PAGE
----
What An American Hero Believes About War And Also About Peace
Retired Army Lieutenant General Samuel V. Wilson, of Rice, spoke this fall at Sailor's Creek Battlefield State Park on the subject of war and, necessarily, peace.
There is nothing of any consequence that General Wilson does not know on either subject. He knows things through his own experiences that we cannot imagine.
The former Hampden-Sydney College president began his military career, responding to a radio re-broadcast speech of British Prime Minister Winston Churchill, by cantering, horseless, seven miles through a dark night of rain from Rice to Farmville to enlist in the Army before he was legally old enough to do so. The future master of espionage dissembled about his age, by two years, and was soon enough off fighting as a first lieutenant with the legendary Merrill's Marauders-there would be a Hollywood film-ain the Pacific theatre of World War II. The bugle he'd blown as a private was left far behind, but the resonance of its notes was not lost.
The tortuous path through the Burmese jungle would years later find him Director of the Defense Intelligence Agency and assistant to the Director of the CIA, with much clandestine work behind the Iron Curtain cloaked and daggered in his resume. He is credited with coining the term “counterinsurgency” and helped literally write the book on low-intensity conflict.
Fully describing his military career would take every page in today's newspaper so let us simply accept that when General Sam Wilson speaks of war he does so from a background so deep that all of us would get lost in it together, never to be found again-unless General Wilson were sent in after us. And he would be, and he would find us.
At the battlefield in Rice where he played romantic games of battle as a child, General Wilson said many things about war, which he described as a “dirty, vile, vicious, inhumane, and tragic endeavor,” including this:
“We have a very real obligation to protect home, hearth, and homeland. However, we must find ways to do so short of the absolute destruction that in the end breeds perpetual hate in an ongoing cycle of violence that will never end.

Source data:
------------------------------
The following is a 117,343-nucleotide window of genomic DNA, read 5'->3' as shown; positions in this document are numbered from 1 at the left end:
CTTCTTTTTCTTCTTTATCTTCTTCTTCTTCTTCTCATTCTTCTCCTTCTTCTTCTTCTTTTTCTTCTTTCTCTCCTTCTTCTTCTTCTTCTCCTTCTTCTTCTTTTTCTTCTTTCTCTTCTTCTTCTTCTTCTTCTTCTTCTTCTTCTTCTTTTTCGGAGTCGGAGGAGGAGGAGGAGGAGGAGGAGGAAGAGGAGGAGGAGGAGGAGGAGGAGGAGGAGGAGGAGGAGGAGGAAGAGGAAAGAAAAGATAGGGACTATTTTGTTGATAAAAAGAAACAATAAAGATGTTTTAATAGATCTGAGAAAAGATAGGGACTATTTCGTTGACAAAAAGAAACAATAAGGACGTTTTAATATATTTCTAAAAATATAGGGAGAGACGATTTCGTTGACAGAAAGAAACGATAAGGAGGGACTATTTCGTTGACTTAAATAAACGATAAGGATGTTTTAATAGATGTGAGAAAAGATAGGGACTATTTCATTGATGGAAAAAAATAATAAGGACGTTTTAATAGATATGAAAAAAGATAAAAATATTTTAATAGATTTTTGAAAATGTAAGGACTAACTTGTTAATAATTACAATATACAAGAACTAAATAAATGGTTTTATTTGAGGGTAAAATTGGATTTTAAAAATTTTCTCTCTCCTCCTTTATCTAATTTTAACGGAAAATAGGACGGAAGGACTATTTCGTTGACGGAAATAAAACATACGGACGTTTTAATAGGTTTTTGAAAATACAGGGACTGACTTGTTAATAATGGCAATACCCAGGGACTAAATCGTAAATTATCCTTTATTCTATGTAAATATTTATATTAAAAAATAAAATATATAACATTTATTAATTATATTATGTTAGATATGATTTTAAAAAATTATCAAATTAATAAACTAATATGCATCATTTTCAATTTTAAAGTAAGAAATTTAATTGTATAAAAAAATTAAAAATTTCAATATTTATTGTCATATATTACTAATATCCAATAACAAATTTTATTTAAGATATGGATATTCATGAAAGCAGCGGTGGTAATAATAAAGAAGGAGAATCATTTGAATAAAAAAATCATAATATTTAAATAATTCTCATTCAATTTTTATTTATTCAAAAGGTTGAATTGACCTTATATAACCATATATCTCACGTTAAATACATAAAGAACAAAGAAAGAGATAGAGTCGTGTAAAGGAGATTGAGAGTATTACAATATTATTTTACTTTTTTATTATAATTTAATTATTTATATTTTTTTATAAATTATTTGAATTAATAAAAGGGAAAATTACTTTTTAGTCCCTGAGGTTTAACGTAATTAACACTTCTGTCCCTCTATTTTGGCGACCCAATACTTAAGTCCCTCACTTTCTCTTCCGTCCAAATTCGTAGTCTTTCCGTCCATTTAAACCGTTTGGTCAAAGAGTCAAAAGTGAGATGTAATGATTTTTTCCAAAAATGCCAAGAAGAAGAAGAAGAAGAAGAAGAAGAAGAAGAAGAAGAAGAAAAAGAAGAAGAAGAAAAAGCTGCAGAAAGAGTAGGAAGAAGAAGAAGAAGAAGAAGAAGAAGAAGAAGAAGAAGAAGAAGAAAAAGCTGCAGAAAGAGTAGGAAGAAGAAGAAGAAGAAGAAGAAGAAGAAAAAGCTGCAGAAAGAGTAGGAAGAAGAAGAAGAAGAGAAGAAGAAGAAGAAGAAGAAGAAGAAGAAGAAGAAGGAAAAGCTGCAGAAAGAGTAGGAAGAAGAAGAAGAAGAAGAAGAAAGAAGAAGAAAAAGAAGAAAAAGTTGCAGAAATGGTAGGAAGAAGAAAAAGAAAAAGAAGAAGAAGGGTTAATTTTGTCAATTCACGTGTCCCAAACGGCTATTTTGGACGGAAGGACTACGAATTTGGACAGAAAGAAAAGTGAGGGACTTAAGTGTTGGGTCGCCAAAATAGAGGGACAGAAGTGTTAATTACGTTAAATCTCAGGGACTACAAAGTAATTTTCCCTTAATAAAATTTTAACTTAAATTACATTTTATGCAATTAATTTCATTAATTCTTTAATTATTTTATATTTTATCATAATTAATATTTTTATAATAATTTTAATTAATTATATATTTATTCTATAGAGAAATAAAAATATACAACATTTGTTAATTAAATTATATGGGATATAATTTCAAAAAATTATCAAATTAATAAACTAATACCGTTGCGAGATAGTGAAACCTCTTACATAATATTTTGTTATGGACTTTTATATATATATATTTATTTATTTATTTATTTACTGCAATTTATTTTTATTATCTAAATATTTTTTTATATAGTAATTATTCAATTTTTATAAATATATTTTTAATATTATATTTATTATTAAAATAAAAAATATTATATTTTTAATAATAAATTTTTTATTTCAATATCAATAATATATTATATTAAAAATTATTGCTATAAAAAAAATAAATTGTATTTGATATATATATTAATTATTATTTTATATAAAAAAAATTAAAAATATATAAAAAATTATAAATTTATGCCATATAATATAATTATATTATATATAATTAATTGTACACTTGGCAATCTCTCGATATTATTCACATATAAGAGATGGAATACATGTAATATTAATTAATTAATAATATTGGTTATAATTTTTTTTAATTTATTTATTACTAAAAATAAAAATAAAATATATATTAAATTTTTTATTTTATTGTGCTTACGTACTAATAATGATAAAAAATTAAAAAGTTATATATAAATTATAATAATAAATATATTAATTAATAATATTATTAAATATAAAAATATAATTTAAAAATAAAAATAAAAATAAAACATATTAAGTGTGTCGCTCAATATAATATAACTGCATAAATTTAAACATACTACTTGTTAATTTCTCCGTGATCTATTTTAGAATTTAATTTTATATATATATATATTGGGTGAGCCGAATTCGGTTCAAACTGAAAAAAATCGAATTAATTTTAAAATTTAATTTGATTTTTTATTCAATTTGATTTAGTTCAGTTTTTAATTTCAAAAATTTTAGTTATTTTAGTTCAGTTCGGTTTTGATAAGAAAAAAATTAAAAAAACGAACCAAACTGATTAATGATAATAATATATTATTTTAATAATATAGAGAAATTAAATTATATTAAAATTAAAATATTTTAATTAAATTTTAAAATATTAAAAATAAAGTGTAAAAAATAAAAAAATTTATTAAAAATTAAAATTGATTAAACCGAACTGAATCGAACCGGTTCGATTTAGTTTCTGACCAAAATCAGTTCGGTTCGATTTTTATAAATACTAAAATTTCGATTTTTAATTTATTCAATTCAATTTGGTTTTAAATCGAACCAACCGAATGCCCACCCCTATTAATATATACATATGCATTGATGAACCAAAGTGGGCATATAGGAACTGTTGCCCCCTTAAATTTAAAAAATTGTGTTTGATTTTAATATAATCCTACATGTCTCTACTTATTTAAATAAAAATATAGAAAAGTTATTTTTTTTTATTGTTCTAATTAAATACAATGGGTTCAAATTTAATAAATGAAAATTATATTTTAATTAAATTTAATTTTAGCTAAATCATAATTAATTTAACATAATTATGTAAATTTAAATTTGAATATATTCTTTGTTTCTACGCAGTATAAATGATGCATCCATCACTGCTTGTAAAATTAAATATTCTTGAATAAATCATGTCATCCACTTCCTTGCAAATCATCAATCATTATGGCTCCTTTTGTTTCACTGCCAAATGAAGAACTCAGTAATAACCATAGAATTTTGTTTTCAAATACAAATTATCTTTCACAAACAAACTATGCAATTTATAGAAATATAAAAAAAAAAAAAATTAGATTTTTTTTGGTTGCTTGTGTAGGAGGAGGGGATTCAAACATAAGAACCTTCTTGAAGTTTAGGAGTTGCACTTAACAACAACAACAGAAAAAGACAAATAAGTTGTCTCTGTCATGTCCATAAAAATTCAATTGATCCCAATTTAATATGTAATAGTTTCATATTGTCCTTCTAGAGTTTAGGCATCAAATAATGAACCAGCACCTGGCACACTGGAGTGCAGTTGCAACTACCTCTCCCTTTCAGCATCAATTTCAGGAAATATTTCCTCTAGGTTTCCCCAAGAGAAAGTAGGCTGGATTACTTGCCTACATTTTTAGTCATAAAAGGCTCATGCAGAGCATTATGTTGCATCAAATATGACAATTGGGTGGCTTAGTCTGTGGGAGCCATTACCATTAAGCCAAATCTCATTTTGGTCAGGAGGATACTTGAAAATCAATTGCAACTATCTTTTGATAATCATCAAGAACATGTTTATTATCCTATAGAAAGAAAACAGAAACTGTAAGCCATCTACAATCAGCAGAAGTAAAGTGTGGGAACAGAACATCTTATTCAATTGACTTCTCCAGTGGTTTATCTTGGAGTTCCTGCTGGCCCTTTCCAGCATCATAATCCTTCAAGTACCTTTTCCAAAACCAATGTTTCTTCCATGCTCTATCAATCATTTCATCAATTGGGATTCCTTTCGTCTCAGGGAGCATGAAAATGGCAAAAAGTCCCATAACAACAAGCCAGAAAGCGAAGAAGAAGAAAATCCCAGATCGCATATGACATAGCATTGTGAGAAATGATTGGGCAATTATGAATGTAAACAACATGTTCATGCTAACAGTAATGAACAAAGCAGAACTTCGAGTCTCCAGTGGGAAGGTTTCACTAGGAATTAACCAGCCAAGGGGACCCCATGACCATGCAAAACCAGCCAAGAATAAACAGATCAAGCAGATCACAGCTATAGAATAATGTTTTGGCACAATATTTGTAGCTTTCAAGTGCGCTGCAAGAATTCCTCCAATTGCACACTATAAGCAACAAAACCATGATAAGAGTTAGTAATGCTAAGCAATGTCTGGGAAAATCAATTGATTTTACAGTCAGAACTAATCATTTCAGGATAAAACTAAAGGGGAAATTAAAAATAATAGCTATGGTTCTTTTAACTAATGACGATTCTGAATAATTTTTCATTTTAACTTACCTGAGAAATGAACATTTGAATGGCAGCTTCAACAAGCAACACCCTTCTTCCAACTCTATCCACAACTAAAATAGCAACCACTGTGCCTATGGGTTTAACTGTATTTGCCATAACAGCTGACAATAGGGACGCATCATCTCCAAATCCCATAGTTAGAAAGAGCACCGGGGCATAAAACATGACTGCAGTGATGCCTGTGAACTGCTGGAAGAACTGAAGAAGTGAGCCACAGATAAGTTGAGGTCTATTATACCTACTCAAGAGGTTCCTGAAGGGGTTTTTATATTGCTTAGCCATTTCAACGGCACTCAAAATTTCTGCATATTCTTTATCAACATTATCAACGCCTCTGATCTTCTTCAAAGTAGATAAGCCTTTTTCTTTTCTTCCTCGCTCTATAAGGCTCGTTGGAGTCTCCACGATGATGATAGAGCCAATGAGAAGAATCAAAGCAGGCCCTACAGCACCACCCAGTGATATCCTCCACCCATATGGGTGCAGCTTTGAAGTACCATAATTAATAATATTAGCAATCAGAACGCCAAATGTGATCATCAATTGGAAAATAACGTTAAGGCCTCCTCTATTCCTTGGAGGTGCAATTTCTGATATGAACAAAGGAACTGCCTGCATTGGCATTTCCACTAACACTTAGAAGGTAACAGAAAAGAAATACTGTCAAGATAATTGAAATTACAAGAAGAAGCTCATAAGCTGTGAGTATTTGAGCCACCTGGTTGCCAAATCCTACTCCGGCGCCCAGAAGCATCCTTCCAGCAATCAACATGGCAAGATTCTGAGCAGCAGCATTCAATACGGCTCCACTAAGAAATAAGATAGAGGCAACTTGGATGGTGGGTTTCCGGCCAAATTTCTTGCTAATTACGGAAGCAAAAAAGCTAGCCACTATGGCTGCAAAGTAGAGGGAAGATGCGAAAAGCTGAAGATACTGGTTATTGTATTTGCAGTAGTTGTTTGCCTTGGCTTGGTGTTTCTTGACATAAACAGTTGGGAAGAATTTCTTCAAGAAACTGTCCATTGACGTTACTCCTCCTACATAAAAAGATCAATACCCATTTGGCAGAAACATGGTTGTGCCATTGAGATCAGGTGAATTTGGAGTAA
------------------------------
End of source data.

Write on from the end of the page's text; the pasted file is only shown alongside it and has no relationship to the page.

We cannot continue to leave it up to the one percent of our population in uniform to carry this awful burden for us while we continue to go shopping,” he said with armor-piercing words.
“We all have a moral responsibility to do better, to stop and think for ourselves, to ward off the pervasive media spin.
“We must understand and remember that every human being on the planet seeks security, social justice, education, reasonable medical care, and a modicum of self-sufficiency. I learned this truth over and over again, beginning in World War II, and again in Vietnam, and again in my global assignments and travels as a soldier and diplomat.”
And our front page news coverage of his remarks explained that General Wilson indicated that this succinct but universal apothegm of human need and motivation needs to be understood and kept in the mind's eye of a self-absorbed and self-centered American culture that champions human rights but is all-too ready to sweep them under the rug of profit and consumption.
American international policy, according to our correspondent's coverage of the general's words, must come into radical, moral realignment if American society is to survive on a planet seething with cynicism over our national hypocrisy.
“I do not have the answers to the dilemma of war,” the general concluded. “Yet, I continue to have the hope that some day that which I romanticized about on this battlefield, but subsequently came to revile and dread while serving in two of this country's wars, will be transformed into less destructive methods of settling our differences among the nations of the civilized world,” the Sunday School teacher said.
Indicating the sloping fields around him, he concluded, “That's what the voices of the men who fought and died at Sailor's Creek cry out to us-if we would come out here, pause, and just listen-'Find a way.'”